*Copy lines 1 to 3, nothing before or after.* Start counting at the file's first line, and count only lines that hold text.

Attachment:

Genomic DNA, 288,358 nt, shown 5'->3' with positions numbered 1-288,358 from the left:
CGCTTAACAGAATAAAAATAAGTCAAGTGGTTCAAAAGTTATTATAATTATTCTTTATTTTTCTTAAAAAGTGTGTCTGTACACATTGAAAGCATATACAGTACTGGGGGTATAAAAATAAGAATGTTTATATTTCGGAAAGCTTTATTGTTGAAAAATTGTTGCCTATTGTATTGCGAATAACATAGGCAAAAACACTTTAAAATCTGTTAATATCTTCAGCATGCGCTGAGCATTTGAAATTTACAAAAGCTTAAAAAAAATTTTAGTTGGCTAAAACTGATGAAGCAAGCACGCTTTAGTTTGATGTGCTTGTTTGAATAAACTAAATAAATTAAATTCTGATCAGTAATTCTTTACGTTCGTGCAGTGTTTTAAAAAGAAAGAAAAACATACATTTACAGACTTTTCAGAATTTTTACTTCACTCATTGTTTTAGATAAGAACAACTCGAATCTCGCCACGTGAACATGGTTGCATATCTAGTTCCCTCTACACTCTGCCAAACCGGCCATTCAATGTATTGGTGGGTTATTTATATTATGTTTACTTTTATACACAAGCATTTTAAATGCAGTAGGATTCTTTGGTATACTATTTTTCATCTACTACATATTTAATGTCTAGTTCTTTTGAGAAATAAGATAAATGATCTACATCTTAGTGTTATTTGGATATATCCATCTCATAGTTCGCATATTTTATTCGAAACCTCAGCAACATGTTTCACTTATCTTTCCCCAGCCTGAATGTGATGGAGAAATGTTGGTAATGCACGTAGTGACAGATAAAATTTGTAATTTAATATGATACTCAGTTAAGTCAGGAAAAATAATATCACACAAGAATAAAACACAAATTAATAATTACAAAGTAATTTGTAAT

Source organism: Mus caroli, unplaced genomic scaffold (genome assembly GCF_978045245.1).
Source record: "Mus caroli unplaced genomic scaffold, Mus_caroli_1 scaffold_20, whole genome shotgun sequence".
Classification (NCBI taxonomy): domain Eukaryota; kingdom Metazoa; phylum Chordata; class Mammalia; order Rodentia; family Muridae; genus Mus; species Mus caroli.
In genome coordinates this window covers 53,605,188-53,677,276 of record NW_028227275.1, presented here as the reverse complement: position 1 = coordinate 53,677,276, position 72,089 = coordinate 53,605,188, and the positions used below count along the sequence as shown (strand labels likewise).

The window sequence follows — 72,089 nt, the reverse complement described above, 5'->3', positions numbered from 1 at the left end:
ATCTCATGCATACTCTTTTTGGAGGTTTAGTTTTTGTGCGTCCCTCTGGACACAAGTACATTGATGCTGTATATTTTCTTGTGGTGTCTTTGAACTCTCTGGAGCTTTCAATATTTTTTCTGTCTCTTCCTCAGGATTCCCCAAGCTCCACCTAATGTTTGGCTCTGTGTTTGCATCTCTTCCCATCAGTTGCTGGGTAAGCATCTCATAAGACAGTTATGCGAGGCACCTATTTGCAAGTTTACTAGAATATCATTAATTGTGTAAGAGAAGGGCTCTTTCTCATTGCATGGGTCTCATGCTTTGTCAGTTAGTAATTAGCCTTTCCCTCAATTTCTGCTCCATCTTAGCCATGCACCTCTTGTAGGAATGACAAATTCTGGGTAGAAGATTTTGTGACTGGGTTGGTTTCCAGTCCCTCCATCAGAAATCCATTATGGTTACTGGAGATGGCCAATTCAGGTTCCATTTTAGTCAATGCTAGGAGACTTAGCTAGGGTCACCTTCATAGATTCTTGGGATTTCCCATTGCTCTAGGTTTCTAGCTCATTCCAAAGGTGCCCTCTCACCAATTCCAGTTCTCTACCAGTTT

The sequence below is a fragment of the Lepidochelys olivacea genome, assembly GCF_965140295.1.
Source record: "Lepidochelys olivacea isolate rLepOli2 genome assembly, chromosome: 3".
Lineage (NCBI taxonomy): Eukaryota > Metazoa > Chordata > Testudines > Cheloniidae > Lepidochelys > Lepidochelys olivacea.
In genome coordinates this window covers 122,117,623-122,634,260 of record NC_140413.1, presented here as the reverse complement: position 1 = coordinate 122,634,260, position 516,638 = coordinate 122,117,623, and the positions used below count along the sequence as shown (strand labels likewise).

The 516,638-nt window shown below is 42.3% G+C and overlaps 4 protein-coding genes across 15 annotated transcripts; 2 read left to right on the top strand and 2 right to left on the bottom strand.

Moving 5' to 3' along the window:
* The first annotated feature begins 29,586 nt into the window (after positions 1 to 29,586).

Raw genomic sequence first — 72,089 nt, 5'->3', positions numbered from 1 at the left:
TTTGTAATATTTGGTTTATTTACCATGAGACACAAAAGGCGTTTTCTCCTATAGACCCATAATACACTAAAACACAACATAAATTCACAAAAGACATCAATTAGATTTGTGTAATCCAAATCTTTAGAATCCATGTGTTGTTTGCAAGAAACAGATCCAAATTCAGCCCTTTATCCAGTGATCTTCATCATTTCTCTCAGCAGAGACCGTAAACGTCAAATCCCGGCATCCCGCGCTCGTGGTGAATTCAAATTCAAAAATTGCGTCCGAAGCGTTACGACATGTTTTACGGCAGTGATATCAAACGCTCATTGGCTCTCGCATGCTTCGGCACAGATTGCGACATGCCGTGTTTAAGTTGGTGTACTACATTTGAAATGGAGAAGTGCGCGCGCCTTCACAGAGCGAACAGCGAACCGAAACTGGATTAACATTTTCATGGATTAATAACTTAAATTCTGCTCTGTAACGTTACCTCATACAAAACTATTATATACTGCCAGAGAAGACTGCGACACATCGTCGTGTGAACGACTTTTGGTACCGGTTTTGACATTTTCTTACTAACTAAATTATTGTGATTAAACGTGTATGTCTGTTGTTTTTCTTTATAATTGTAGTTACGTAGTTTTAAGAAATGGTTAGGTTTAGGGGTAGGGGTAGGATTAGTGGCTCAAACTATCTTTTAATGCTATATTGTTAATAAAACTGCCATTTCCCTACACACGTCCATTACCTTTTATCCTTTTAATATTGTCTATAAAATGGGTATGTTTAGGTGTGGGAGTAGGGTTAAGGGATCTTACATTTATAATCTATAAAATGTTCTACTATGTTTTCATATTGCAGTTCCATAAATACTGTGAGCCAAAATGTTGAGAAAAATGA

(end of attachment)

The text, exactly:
Genomic DNA, 288,358 nt, shown 5'->3' with positions numbered 1-288,358 from the left:
CGCTTAACAGAATAAAAATAAGTCAAGTGGTTCAAAAGTTATTATAATTATTCTTTATTTTTCTTAAAAAGTGTGTCTGTACACATTGAAAGCATATACAGTACTGGGGGTATAAAAATAAGAATGTTTATATTTCGGAAAGCTTTATTGTTGAAAAATTGTTGCCTATTGTATTGCGAATAACATAGGCAAAAACACTTTAAAATCTGTTAATATCTTCAGCATGCGCTGAGCATTTGAAATTTACAAAAGCTTAAAAAAAATTTTAGTTGGCTAAAACTGATGAAGCAAGCACGCTTTAGTTTGATGTGCTTGTTTGAATAAACTAAATAAATTAAATTCTGATCAGTAATTCTTTACGTTCGTGCAGTGTTTTAAAAAGAAAGAAAAACATACATTTACAGACTTTTCAGAATTTTTACTTCACTCATTGTTTTAGATAAGAACAACTCGAATCTCGCCACGTGAACATGGTTGCATATCTAGTTCCCTCTACACTCTGCCAAACCGGCCATTCAATGTATTGGTGGGTTATTTATATTATGTTTACTTTTATACACAAGCATTTTAAATGCAGTAGGATTCTTTGGTATACTATTTTTCATCTACTACATATTTAATGTCTAGTTCTTTTGAGAAATAAGATAAATGATCTACATCTTAGTGTTATTTGGATATATCCATCTCATAGTTCGCATATTTTATTCGAAACCTCAGCAACATGTTTCACTTATCTTTCCCCAGCCTGAATGTGATGGAGAAATGTTGGTAATGCACGTAGTGACAGATAAAATTTGTAATTTAATATGATACTCAGTTAAGTCAGGAAAAATAATATCACACAAGAATAAAACACAAATTAATAATTACAAAGTAATTTGTAAT

Source organism: Mus caroli, unplaced genomic scaffold (genome assembly GCF_978045245.1).